Philae operated at the same time as the mysteries of Isis were practiced, but it was a very traditional, Egyptian-style temple with Egyptian-style rituals. There are no signs of the mysteries there. It did have a close relationship with the peoples of Nubia, especially those in the region just south of Philae. In fact, it may have been Nubians who maintained the cult of Isis at Philae after all other Egyptian temple cults died out. (I can suggest some excellent sources on that topic if you're interested.) So the image of Nubian worshippers fits perfectly well in the article on Philae, just not at mysteries of Isis. A. Parrot (talk) 01:45, 2 May 2017 (UTC)
Thank you for your detailled answer and sorry for my delayed response. I understand the difference now and therefore will use my image for other entries. On a side note, I own a book that discusses a shrine discovered in Qasr Ibrim, Lower Nubia, which the author ascribes to the Isis mysteries cult. Mentioned shrine would prove that the Isis mysteries were indeed practiced in Nubia (Nobadia) and therefore probably in Egypt as well. Source: William Y. Adams: Qasr Ibrim: The Ballana Phase. (2013)
LeGabrie (talk) 01:28, 14 May 2017 (UTC)
LeGabrie: Strange that I haven't heard that claim before. It looks like the book is hard to obtain, but I'm trying to understand Isis and the mysteries as thoroughly as possible, so I may need to get it somehow. I'd like to see exactly what Adams says. I'd be very grateful if you could quote some of it to me—not the whole section of the book, but maybe just a sentence or two that sum up why Adams thinks the mysteries were performed there. A. Parrot (talk) 07:13, 14 May 2017 (UTC)
Sure. The related place of worship was "only for the initiated few, not a public monument", which is why Adams calls it a "shrine" instead of "temple" (p 60). Futhermore, "(...)the contents of the shrine at Qasr Ibrim make it clear that this relatively small building was devoted to celebration of the esoteric Isis mystery religion."(Ibid.) Mentioned contents consist of horned altars, decribed as "one of the recognised features of the Isis cult", offering basins and also well preserved wooden votive plaques, which all depict animals "connected to Isis in some way", among other hints (p. 129-130, 155). It is concluded that the Isis mysteries cult is "almost certainly the cult that was practiced in the little shrine at Ibrim, while 'official' religion was carried on in the big Ptolemaic stone temple (I think Adams refers to the one in Dakka) or at Philae" (p. 155). Hope that helps.LeGabrie (talk) 16:16, 14 May 2017 (UTC)
LeGabrie: Thank you. Personally, I'm a little skeptical of what Adams says. Even at temples where the mysteries were performed, it's hard to relate the archaeological evidence with the text that describes the rites, so how can we identify a mystery cult site just through archaeological remains? But making that argument is not my job as a Wikipedian, so I suppose I'll have to find the book and incorporate it into my work somehow.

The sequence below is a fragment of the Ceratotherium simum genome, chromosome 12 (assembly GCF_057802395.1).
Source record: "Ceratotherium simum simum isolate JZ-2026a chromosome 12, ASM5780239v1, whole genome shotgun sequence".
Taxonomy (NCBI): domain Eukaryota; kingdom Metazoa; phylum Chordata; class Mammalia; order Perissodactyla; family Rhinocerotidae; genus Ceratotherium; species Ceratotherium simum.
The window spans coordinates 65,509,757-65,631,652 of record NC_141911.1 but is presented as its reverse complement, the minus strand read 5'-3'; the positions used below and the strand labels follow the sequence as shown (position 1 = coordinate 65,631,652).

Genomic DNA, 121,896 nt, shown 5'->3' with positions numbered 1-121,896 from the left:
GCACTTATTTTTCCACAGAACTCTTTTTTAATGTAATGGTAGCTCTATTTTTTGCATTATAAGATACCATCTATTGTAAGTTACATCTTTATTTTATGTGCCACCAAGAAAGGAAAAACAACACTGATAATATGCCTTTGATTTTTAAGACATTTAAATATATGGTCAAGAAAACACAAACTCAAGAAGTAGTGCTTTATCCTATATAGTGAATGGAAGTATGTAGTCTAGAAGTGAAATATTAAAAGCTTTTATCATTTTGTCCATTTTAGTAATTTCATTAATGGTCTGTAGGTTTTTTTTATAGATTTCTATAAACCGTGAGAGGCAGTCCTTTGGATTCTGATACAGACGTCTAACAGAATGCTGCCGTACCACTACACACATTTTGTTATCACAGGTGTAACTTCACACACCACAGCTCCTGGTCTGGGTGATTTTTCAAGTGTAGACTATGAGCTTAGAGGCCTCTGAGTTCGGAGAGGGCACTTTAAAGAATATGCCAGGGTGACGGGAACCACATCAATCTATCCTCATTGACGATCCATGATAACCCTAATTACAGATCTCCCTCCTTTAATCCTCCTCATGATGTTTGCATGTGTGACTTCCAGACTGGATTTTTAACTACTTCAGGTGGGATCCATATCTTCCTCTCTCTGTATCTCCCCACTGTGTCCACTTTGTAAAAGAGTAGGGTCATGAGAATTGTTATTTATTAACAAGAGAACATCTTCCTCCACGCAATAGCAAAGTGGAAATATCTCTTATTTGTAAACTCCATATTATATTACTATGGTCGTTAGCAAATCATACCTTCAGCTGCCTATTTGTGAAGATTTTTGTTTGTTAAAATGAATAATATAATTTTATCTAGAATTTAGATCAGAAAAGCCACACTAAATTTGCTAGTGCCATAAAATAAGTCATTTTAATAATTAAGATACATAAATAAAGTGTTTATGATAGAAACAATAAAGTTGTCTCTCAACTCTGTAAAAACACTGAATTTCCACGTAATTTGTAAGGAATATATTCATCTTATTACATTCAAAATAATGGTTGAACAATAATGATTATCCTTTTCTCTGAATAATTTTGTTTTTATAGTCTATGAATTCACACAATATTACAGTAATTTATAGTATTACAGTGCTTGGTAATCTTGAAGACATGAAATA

If you ever want or need to study the relationship between the Nubians and the worship of Isis at Philae, good sources are Philae and the End of Egyptian Religion (2008) by Jitse Dijkstra and this study by Eugene Cruz-Uribe, which is a direct reply to Dijkstra's book. A. Parrot (talk) 16:57, 14 May 2017 (UTC)
I scanned page 155, which offers the most information on that matter, and uploaded it on Google Drive (Sorry for the not perfect quality). Link: https://drive.google.com/file/d/0B8mn4tZj54CXcVlBVC0zM01iVnc/view?usp=sharing LeGabrie (talk) 19:25, 14 May 2017 (UTC)
LeGabrie: Thank you very much! If you ever need to know something about ancient Egypt or its religion, let me know. I have piles of sources on the subject, and I'll be happy to return the favor. A. Parrot (talk) 22:28, 14 May 2017 (UTC)
Doesn't have that much to do with Ancient Egypt (Only like 10%), but I would be happy if you could review my entry on the Nubian Kingdom of Alodia at some point. I want to get it featured, but I still have some things to do, like fleshing out chapters and eliminating typos and original research. LeGabrie (talk) 12:29, 15 May 2017 (UTC)
LeGabrie: I'm very busy and will be for at least the next couple of months, but if you're still working on it after that, I'll do a review. A. Parrot (talk) 01:39, 16 May 2017 (UTC)

Egyptian temple scheduled for TFA rerun[edit]

This is to let you know that the Egyptian temple article has been scheduled to be rerun as today's featured article for September 19, 2017. Please check the article needs no amendments. If you're interested in editing the main page text, you're welcome to do so at Wikipedia:Today's featured article/September 19, 2017, but note that a coordinator will trim the lead to around 1100 characters anyway, so you aren't obliged to do so. Thanks! Jimfbleak - talk to me? 13:49, 26 August 2017 (UTC)